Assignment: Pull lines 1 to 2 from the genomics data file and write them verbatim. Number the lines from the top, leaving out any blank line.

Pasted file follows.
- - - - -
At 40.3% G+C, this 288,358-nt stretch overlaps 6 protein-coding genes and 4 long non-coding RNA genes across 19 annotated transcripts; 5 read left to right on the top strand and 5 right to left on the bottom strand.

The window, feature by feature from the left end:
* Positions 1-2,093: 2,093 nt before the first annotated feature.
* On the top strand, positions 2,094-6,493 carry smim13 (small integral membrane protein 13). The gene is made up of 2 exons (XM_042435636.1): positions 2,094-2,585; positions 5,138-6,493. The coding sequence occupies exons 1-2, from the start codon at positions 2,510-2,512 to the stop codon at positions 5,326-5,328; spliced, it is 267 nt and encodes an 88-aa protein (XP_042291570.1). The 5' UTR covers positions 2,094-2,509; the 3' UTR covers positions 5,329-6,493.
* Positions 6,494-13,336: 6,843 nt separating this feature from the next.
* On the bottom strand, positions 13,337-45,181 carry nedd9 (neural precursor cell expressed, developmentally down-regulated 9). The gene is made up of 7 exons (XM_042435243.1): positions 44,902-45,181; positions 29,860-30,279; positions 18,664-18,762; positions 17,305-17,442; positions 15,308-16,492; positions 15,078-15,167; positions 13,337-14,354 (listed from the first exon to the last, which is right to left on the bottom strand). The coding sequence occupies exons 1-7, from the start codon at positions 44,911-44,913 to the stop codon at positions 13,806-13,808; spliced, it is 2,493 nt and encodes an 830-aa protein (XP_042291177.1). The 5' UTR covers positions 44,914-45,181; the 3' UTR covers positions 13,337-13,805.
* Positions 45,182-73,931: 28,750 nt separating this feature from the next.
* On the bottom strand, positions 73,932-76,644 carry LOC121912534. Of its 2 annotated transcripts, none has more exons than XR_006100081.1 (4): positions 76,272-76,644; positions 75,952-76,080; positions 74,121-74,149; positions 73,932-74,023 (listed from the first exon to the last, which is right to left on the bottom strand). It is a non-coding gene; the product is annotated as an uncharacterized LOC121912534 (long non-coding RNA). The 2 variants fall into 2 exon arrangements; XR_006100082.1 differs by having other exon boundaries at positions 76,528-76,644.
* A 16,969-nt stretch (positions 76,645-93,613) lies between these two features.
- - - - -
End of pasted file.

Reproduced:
At 40.3% G+C, this 288,358-nt stretch overlaps 6 protein-coding genes and 4 long non-coding RNA genes across 19 annotated transcripts; 5 read left to right on the top strand and 5 right to left on the bottom strand.

The window, feature by feature from the left end: